Whether it's missed bill payments or impulsive spending, ADHD makes managing money more challenging, which, if we're not careful, can lead to low credit scores.
The good news is you can improve your credit score and keep it in a safe zone by following a few helpful tips.
You Are More Than a Number
In the eyes of the financial world, your financial reliability boils down to a three-digit number, ranging between 300 to 850, known as your credit score. Lenders use that number to judge you on your creditworthiness.
The better your number, the better interest rates you'll be able to secure for things like car loans, credit cards, and mortgages.
Check Your Credit History Regularly
Credit bureau companies like Equifax, Experian, and TransUnion, collect information from various lenders to create your credit history report. The fewer blemishes on your account, the better your score.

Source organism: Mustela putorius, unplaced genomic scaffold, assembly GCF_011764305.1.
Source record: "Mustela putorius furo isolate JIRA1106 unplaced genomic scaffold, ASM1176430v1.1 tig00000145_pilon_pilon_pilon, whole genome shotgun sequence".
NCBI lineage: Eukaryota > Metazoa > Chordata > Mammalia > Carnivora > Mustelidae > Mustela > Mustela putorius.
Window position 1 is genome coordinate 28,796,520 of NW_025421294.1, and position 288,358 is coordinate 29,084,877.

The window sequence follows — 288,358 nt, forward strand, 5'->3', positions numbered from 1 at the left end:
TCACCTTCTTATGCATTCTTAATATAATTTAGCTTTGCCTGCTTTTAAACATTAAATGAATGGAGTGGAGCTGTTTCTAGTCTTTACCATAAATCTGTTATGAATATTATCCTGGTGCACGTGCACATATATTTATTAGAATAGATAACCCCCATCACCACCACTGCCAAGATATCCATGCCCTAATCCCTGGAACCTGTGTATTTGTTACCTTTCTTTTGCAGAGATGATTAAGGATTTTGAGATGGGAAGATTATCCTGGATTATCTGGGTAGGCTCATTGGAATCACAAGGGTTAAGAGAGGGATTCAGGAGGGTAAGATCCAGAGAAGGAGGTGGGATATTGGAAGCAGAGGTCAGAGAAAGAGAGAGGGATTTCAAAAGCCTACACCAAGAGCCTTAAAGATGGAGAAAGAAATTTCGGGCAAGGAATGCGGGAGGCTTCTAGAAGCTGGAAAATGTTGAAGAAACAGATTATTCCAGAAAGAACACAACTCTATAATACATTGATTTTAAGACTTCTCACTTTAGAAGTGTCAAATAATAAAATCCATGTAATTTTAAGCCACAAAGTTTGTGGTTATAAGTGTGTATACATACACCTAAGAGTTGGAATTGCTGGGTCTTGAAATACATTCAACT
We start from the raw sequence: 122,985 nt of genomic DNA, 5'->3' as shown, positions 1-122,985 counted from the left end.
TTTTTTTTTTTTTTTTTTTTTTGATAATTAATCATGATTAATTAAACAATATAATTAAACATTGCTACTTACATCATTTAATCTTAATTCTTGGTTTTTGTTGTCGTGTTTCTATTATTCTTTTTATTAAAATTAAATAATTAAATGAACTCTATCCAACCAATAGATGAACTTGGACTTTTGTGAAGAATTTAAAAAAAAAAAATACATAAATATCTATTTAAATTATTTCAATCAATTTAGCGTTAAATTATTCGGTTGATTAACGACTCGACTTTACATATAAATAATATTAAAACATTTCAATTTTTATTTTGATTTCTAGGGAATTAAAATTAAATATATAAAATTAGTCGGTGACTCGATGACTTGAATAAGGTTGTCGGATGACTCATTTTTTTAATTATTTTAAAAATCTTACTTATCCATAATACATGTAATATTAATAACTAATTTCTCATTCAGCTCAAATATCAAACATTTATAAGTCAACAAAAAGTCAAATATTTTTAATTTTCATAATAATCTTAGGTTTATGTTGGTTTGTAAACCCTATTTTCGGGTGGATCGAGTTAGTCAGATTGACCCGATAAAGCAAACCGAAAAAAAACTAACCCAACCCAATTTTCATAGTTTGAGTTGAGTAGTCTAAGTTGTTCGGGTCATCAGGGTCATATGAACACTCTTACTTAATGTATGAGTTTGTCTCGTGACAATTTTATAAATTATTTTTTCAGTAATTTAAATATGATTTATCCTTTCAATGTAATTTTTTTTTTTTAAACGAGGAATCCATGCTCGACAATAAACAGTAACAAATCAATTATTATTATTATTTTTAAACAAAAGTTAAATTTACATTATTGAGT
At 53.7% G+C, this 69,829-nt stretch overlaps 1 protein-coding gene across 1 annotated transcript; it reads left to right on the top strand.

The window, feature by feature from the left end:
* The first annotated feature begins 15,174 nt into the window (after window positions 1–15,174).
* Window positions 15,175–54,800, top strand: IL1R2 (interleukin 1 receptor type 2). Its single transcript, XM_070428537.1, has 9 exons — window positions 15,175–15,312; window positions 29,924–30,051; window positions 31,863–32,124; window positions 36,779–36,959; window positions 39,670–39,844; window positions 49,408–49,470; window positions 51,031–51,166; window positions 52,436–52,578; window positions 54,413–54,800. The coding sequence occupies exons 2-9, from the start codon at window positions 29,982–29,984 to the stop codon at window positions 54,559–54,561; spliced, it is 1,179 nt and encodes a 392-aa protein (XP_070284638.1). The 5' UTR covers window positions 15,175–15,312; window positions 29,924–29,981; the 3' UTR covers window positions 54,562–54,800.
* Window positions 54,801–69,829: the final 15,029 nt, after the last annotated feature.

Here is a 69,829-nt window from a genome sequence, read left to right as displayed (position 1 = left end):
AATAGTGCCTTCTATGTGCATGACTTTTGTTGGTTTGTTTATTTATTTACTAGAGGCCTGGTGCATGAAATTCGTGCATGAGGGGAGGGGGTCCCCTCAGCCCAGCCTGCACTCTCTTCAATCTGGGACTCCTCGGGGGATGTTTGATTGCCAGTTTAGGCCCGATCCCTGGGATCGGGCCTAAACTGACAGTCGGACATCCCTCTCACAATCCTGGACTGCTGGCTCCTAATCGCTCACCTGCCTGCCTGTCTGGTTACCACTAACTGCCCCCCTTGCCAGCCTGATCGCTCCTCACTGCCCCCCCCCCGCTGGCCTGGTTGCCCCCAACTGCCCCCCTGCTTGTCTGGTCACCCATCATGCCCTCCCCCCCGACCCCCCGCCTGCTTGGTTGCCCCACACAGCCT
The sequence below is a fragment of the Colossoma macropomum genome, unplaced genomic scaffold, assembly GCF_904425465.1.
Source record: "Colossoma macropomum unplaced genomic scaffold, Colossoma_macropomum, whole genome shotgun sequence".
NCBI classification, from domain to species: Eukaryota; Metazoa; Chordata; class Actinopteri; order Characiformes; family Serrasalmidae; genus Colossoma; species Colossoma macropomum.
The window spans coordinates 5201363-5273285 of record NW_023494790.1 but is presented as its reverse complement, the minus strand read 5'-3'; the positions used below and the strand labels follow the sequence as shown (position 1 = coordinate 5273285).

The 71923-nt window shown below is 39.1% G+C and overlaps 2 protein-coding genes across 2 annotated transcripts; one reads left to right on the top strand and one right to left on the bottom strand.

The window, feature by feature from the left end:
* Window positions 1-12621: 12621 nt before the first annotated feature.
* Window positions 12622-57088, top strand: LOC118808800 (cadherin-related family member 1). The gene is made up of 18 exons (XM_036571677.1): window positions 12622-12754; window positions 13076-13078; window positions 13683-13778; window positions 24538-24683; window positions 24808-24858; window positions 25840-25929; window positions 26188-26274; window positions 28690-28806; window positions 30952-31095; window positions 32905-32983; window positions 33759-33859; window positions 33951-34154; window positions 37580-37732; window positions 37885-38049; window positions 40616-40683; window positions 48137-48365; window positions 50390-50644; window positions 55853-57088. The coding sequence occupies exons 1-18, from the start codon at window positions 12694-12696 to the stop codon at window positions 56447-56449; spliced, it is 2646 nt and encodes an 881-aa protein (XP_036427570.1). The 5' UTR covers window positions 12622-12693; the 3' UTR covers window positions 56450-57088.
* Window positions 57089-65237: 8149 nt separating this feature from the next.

It's good practice to check your credit report for errors and verify no one has opened accounts in your name.
The site annualcreditreport.com provides a limited number of reports each year. You can also sign up with Credit Karma for their free service, which alerts you when changes happen to your credit history.
The Five Credit Score Factors
A credit score is made up of:
Avoid these bad credit behaviors
Ways to Improve Your Credit Score
The two most essential things when improving your credit score are payment history and credit utilization. Remember, 35% of your score is made up of your payment history, so a long list of missing or late payments on your credit report will be a huge red flag. This is where setting up automatic payments will help.
If you have a lot of debt and have maxed out credit cards, you need to establish a debt payment plan which I covered in "Credit Cards and ADHD go Together Like Forks and Power Outlets." Using the Snowball Method or Avalanche Method will help you establish a debt payment plan to aggressively pay off debt, which will improve your credit score.
We covered a lot of information today. Remember the big picture and that you're doing this for your future. You'll have more freedom and security, a more vibrant life, and be able to wake up feeling less stressed about money.
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